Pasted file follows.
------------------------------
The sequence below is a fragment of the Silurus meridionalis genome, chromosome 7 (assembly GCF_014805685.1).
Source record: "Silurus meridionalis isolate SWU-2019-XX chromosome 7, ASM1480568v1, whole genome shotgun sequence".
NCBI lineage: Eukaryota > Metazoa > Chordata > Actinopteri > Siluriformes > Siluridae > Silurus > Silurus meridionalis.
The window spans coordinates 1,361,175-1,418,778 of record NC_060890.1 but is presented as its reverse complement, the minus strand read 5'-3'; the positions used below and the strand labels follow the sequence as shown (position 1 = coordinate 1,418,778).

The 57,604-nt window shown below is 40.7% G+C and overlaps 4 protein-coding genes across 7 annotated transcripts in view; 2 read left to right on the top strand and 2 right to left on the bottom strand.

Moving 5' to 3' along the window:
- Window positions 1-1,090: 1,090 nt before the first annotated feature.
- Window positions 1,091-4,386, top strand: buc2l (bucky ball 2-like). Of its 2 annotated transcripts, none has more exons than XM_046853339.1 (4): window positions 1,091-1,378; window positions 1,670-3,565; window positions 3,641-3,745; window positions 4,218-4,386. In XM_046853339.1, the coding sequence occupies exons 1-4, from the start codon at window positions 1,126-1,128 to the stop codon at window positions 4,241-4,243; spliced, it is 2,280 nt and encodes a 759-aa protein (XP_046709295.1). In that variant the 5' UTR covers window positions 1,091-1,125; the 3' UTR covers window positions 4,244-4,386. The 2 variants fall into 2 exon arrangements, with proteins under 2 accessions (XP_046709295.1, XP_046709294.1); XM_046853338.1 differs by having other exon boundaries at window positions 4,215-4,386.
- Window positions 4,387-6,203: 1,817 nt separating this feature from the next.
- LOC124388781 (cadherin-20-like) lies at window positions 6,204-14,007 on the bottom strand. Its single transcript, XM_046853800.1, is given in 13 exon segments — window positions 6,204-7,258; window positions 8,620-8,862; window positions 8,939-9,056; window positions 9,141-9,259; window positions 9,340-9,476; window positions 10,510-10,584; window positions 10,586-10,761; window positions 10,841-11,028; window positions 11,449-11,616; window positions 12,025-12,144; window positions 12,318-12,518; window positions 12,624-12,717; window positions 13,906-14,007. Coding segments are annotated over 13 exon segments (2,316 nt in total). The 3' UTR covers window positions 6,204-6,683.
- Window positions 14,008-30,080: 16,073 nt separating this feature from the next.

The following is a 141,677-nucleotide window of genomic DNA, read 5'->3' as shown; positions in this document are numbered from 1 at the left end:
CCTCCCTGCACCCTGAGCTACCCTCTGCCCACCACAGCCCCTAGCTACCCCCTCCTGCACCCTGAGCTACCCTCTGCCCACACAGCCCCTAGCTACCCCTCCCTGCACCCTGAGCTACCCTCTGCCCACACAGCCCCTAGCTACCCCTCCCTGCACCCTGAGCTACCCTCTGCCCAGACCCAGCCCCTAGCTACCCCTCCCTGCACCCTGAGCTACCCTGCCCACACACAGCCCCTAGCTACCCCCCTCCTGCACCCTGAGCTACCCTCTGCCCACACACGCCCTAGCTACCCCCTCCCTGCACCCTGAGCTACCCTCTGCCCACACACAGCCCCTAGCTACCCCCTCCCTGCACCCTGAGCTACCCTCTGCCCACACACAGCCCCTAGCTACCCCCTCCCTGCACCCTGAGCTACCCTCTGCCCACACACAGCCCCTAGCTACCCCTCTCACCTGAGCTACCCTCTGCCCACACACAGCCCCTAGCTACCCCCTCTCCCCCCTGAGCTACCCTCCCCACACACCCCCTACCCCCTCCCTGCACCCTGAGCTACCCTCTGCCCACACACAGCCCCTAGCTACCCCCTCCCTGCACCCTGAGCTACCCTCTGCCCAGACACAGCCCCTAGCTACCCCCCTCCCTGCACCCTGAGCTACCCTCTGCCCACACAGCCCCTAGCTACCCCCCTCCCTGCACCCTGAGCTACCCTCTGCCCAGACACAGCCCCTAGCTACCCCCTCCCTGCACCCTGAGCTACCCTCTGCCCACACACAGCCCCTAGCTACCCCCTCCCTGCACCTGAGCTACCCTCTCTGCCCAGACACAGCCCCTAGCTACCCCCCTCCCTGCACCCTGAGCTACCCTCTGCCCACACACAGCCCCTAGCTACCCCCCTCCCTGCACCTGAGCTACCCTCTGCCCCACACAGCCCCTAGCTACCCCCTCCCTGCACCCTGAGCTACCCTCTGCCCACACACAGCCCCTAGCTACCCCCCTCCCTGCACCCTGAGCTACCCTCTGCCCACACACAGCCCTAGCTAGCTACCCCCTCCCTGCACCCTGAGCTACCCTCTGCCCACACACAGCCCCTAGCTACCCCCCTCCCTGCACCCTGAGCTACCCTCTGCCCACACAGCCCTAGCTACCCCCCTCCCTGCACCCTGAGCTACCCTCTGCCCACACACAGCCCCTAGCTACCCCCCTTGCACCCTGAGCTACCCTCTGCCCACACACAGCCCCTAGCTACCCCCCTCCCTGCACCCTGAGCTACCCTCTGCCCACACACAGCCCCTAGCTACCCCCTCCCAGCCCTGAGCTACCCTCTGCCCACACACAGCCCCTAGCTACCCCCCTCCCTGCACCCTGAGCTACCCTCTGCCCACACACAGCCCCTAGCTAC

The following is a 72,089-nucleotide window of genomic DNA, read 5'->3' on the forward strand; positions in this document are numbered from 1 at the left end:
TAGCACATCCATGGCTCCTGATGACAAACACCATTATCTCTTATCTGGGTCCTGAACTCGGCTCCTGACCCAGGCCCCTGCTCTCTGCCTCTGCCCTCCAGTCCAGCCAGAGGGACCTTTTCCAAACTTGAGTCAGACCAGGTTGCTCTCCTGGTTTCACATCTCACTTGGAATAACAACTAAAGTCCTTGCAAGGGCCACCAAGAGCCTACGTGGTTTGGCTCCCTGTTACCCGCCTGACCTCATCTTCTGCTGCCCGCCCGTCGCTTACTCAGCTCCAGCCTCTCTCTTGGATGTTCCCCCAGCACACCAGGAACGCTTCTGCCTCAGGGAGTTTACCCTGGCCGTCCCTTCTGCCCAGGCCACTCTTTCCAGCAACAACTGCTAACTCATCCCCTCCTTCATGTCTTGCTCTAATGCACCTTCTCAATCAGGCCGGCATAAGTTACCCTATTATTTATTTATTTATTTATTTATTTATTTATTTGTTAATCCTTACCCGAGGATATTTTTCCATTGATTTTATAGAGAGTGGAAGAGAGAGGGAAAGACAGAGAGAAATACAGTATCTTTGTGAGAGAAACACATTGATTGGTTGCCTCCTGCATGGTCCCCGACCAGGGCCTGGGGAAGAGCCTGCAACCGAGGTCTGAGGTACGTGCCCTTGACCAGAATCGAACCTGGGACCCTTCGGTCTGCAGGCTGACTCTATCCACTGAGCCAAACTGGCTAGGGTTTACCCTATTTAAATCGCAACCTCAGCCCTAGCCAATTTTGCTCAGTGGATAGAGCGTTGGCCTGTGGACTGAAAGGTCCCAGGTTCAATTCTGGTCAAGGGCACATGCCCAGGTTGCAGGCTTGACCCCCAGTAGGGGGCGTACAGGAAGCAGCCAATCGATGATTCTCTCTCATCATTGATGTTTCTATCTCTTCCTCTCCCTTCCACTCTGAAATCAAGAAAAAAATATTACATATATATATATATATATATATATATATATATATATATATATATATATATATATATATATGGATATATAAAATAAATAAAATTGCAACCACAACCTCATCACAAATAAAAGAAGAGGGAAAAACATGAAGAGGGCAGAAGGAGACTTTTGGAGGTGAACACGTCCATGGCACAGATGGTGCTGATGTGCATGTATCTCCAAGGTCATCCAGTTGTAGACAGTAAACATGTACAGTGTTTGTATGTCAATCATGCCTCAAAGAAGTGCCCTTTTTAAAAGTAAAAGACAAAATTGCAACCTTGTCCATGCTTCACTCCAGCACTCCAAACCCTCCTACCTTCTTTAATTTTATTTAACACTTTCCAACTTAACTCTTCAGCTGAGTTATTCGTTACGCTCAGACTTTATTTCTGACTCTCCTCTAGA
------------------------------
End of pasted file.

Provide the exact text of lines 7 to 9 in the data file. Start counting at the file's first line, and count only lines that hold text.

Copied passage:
- Window positions 1-1,090: 1,090 nt before the first annotated feature.
- Window positions 1,091-4,386, top strand: buc2l (bucky ball 2-like). Of its 2 annotated transcripts, none has more exons than XM_046853339.1 (4): window positions 1,091-1,378; window positions 1,670-3,565; window positions 3,641-3,745; window positions 4,218-4,386. In XM_046853339.1, the coding sequence occupies exons 1-4, from the start codon at window positions 1,126-1,128 to the stop codon at window positions 4,241-4,243; spliced, it is 2,280 nt and encodes a 759-aa protein (XP_046709295.1). In that variant the 5' UTR covers window positions 1,091-1,125; the 3' UTR covers window positions 4,244-4,386. The 2 variants fall into 2 exon arrangements, with proteins under 2 accessions (XP_046709295.1, XP_046709294.1); XM_046853338.1 differs by having other exon boundaries at window positions 4,215-4,386.
- Window positions 4,387-6,203: 1,817 nt separating this feature from the next.